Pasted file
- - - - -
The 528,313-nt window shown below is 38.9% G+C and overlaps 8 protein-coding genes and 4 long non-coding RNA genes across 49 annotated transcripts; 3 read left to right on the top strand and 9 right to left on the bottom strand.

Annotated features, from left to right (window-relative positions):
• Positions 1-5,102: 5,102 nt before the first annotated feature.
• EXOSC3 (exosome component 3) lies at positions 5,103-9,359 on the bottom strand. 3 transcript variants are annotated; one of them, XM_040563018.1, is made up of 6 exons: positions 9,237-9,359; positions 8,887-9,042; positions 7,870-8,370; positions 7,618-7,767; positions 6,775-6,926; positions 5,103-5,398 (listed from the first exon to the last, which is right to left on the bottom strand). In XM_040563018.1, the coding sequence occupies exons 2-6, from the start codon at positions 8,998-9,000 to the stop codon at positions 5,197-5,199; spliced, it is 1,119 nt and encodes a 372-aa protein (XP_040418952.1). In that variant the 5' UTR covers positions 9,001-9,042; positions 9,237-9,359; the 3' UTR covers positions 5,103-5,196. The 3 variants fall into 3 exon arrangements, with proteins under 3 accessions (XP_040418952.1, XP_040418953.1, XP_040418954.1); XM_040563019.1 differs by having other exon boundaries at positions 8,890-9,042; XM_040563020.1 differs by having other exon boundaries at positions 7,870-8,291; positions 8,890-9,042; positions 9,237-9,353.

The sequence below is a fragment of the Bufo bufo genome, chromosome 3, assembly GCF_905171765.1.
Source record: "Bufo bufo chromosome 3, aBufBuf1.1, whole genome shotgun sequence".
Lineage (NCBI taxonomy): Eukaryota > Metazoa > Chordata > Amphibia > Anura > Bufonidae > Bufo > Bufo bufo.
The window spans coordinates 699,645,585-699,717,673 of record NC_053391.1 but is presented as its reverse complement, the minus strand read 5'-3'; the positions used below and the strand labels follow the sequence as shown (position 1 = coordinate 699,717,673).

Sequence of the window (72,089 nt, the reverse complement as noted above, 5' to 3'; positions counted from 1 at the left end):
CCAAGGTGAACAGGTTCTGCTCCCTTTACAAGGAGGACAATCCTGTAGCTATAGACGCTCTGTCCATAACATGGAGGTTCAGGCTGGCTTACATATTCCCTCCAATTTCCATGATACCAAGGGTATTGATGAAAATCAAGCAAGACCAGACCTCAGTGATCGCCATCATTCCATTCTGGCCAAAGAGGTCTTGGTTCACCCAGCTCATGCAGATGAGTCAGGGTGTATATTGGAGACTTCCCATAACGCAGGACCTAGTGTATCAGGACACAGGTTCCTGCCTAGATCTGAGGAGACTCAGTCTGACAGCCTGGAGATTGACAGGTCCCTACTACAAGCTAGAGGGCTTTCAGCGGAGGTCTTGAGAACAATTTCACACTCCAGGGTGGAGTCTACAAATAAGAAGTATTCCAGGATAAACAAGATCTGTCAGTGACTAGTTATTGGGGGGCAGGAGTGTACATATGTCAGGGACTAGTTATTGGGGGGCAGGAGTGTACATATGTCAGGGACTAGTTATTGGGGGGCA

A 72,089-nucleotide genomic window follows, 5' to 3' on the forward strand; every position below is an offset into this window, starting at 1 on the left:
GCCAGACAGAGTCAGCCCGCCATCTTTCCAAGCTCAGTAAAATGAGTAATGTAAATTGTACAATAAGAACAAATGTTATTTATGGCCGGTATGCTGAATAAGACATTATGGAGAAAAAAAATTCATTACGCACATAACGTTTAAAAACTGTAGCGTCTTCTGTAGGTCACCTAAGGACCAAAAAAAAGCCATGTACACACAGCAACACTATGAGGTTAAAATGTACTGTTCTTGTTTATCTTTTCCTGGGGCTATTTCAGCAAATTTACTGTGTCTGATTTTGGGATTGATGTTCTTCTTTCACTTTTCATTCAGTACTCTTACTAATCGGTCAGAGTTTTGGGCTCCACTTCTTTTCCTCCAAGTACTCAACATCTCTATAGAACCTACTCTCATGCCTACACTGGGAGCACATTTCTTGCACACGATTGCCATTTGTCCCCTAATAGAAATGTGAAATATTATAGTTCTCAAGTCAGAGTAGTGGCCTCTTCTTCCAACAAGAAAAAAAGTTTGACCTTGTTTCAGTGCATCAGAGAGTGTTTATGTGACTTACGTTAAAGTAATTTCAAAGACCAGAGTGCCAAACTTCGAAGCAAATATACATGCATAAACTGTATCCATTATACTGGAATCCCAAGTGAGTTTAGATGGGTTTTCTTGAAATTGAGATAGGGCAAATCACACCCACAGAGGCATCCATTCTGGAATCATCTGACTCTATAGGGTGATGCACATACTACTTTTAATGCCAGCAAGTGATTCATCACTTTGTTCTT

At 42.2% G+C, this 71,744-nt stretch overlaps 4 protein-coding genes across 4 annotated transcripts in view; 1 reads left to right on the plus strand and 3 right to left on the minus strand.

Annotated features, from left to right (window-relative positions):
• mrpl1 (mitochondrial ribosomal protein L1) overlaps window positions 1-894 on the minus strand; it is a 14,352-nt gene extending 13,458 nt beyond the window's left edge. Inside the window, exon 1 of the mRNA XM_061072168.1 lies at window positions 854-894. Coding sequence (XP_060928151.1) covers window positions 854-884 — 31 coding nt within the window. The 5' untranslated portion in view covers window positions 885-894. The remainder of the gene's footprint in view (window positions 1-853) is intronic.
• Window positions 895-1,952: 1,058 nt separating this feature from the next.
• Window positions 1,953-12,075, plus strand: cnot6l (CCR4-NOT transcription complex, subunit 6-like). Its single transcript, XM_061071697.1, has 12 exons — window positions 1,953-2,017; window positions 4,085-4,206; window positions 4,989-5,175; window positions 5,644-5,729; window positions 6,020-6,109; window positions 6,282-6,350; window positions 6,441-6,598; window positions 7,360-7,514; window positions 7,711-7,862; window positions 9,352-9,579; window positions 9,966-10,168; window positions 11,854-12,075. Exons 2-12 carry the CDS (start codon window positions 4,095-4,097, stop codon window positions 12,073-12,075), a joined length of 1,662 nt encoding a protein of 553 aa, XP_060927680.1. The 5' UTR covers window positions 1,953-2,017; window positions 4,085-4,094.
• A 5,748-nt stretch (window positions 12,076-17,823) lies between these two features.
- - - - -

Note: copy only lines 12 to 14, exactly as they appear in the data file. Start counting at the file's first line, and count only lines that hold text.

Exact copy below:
GCCAGACAGAGTCAGCCCGCCATCTTTCCAAGCTCAGTAAAATGAGTAATGTAAATTGTACAATAAGAACAAATGTTATTTATGGCCGGTATGCTGAATAAGACATTATGGAGAAAAAAAATTCATTACGCACATAACGTTTAAAAACTGTAGCGTCTTCTGTAGGTCACCTAAGGACCAAAAAAAAGCCATGTACACACAGCAACACTATGAGGTTAAAATGTACTGTTCTTGTTTATCTTTTCCTGGGGCTATTTCAGCAAATTTACTGTGTCTGATTTTGGGATTGATGTTCTTCTTTCACTTTTCATTCAGTACTCTTACTAATCGGTCAGAGTTTTGGGCTCCACTTCTTTTCCTCCAAGTACTCAACATCTCTATAGAACCTACTCTCATGCCTACACTGGGAGCACATTTCTTGCACACGATTGCCATTTGTCCCCTAATAGAAATGTGAAATATTATAGTTCTCAAGTCAGAGTAGTGGCCTCTTCTTCCAACAAGAAAAAAAGTTTGACCTTGTTTCAGTGCATCAGAGAGTGTTTATGTGACTTACGTTAAAGTAATTTCAAAGACCAGAGTGCCAAACTTCGAAGCAAATATACATGCATAAACTGTATCCATTATACTGGAATCCCAAGTGAGTTTAGATGGGTTTTCTTGAAATTGAGATAGGGCAAATCACACCCACAGAGGCATCCATTCTGGAATCATCTGACTCTATAGGGTGATGCACATACTACTTTTAATGCCAGCAAGTGATTCATCACTTTGTTCTT

At 42.2% G+C, this 71,744-nt stretch overlaps 4 protein-coding genes across 4 annotated transcripts in view; 1 reads left to right on the plus strand and 3 right to left on the minus strand.

Annotated features, from left to right (window-relative positions):